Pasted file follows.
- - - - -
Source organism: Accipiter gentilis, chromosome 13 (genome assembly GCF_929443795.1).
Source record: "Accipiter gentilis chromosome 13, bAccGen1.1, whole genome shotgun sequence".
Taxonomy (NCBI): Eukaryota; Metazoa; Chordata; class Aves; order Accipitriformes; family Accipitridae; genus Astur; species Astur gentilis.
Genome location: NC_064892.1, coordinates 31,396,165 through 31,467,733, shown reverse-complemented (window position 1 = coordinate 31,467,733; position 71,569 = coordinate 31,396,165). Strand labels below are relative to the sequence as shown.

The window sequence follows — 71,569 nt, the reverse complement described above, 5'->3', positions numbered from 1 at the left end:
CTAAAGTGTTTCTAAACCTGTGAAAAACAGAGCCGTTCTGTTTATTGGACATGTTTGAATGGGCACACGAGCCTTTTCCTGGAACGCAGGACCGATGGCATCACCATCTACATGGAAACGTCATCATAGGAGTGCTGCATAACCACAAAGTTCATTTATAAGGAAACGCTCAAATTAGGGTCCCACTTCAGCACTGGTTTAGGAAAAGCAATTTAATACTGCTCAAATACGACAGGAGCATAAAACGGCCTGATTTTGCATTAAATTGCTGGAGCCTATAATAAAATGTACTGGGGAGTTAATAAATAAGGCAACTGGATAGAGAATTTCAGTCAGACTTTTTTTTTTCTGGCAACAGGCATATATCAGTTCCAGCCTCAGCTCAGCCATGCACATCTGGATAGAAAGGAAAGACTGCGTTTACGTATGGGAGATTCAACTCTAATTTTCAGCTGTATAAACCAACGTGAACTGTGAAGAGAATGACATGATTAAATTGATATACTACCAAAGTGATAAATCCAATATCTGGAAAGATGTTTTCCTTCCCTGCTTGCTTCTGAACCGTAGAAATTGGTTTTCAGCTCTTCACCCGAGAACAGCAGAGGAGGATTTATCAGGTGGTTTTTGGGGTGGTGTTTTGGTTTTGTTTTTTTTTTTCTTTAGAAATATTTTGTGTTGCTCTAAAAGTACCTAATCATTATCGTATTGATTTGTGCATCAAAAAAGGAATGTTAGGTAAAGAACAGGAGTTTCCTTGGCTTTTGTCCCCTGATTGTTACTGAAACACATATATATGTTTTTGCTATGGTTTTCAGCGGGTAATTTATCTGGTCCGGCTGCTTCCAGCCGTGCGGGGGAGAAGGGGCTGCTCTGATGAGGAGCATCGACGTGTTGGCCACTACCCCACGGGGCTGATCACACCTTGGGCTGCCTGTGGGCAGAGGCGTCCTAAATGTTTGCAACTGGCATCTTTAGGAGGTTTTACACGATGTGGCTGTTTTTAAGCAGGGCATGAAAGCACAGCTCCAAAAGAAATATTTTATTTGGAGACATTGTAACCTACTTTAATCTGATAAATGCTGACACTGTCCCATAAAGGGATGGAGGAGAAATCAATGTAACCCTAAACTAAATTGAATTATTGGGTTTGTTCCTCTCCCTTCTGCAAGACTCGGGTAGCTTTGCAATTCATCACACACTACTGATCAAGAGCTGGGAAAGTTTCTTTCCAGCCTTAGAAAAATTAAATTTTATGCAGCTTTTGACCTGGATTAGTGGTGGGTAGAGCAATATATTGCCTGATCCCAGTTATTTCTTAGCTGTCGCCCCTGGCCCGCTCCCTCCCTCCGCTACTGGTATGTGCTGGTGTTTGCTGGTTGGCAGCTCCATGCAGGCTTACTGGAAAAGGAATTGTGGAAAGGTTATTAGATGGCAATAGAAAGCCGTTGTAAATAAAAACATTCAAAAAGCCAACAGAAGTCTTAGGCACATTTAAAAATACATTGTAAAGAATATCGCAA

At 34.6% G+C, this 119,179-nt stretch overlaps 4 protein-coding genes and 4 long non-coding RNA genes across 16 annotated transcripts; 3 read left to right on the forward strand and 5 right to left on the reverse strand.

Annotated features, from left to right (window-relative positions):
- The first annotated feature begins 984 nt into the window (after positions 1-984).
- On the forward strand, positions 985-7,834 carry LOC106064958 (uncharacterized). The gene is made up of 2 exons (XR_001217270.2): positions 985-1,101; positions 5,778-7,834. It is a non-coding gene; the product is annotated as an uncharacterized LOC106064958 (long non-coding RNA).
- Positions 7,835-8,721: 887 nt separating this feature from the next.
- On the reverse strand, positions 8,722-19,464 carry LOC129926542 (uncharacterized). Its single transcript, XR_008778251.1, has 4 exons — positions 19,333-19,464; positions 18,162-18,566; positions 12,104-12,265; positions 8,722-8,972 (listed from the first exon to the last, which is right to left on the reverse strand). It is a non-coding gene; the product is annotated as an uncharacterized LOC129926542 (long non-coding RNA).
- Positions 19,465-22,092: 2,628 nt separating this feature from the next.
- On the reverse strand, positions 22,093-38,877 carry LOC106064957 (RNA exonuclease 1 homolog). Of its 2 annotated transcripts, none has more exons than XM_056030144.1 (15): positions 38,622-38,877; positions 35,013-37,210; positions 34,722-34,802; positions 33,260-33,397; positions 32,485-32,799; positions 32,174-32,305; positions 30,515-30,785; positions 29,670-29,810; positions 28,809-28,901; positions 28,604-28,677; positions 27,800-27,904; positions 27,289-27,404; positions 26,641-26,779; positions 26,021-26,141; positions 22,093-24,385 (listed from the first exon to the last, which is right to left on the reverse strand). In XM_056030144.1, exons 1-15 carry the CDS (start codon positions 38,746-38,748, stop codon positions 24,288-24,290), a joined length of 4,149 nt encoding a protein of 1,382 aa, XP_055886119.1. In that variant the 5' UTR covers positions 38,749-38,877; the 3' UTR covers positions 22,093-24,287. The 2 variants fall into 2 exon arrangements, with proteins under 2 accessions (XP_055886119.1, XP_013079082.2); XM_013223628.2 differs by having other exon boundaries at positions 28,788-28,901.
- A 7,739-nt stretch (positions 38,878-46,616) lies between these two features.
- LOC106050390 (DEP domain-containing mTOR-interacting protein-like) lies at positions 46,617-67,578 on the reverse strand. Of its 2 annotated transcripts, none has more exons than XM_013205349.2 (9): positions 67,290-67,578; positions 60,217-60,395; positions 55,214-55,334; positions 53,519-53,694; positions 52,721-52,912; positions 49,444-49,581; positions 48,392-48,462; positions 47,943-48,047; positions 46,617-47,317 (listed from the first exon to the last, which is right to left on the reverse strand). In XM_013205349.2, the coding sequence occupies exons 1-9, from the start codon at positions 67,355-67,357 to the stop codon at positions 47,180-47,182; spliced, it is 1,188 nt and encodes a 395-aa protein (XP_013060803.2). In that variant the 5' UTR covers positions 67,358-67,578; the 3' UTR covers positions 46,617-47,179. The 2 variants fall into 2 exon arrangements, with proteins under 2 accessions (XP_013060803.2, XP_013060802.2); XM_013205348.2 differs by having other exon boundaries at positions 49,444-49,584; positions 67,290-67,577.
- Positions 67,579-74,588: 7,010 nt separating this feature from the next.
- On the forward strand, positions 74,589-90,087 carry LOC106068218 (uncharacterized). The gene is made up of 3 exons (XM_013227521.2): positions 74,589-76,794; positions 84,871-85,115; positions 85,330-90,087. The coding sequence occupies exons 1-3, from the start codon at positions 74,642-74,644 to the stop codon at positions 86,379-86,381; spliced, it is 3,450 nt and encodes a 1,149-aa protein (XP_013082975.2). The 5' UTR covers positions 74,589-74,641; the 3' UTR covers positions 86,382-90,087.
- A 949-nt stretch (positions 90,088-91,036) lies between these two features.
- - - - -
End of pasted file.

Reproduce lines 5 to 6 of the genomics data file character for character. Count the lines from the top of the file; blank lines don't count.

The window sequence follows — 71,569 nt, the reverse complement described above, 5'->3', positions numbered from 1 at the left end:
CTAAAGTGTTTCTAAACCTGTGAAAAACAGAGCCGTTCTGTTTATTGGACATGTTTGAATGGGCACACGAGCCTTTTCCTGGAACGCAGGACCGATGGCATCACCATCTACATGGAAACGTCATCATAGGAGTGCTGCATAACCACAAAGTTCATTTATAAGGAAACGCTCAAATTAGGGTCCCACTTCAGCACTGGTTTAGGAAAAGCAATTTAATACTGCTCAAATACGACAGGAGCATAAAACGGCCTGATTTTGCATTAAATTGCTGGAGCCTATAATAAAATGTACTGGGGAGTTAATAAATAAGGCAACTGGATAGAGAATTTCAGTCAGACTTTTTTTTTTCTGGCAACAGGCATATATCAGTTCCAGCCTCAGCTCAGCCATGCACATCTGGATAGAAAGGAAAGACTGCGTTTACGTATGGGAGATTCAACTCTAATTTTCAGCTGTATAAACCAACGTGAACTGTGAAGAGAATGACATGATTAAATTGATATACTACCAAAGTGATAAATCCAATATCTGGAAAGATGTTTTCCTTCCCTGCTTGCTTCTGAACCGTAGAAATTGGTTTTCAGCTCTTCACCCGAGAACAGCAGAGGAGGATTTATCAGGTGGTTTTTGGGGTGGTGTTTTGGTTTTGTTTTTTTTTTTCTTTAGAAATATTTTGTGTTGCTCTAAAAGTACCTAATCATTATCGTATTGATTTGTGCATCAAAAAAGGAATGTTAGGTAAAGAACAGGAGTTTCCTTGGCTTTTGTCCCCTGATTGTTACTGAAACACATATATATGTTTTTGCTATGGTTTTCAGCGGGTAATTTATCTGGTCCGGCTGCTTCCAGCCGTGCGGGGGAGAAGGGGCTGCTCTGATGAGGAGCATCGACGTGTTGGCCACTACCCCACGGGGCTGATCACACCTTGGGCTGCCTGTGGGCAGAGGCGTCCTAAATGTTTGCAACTGGCATCTTTAGGAGGTTTTACACGATGTGGCTGTTTTTAAGCAGGGCATGAAAGCACAGCTCCAAAAGAAATATTTTATTTGGAGACATTGTAACCTACTTTAATCTGATAAATGCTGACACTGTCCCATAAAGGGATGGAGGAGAAATCAATGTAACCCTAAACTAAATTGAATTATTGGGTTTGTTCCTCTCCCTTCTGCAAGACTCGGGTAGCTTTGCAATTCATCACACACTACTGATCAAGAGCTGGGAAAGTTTCTTTCCAGCCTTAGAAAAATTAAATTTTATGCAGCTTTTGACCTGGATTAGTGGTGGGTAGAGCAATATATTGCCTGATCCCAGTTATTTCTTAGCTGTCGCCCCTGGCCCGCTCCCTCCCTCCGCTACTGGTATGTGCTGGTGTTTGCTGGTTGGCAGCTCCATGCAGGCTTACTGGAAAAGGAATTGTGGAAAGGTTATTAGATGGCAATAGAAAGCCGTTGTAAATAAAAACATTCAAAAAGCCAACAGAAGTCTTAGGCACATTTAAAAATACATTGTAAAGAATATCGCAA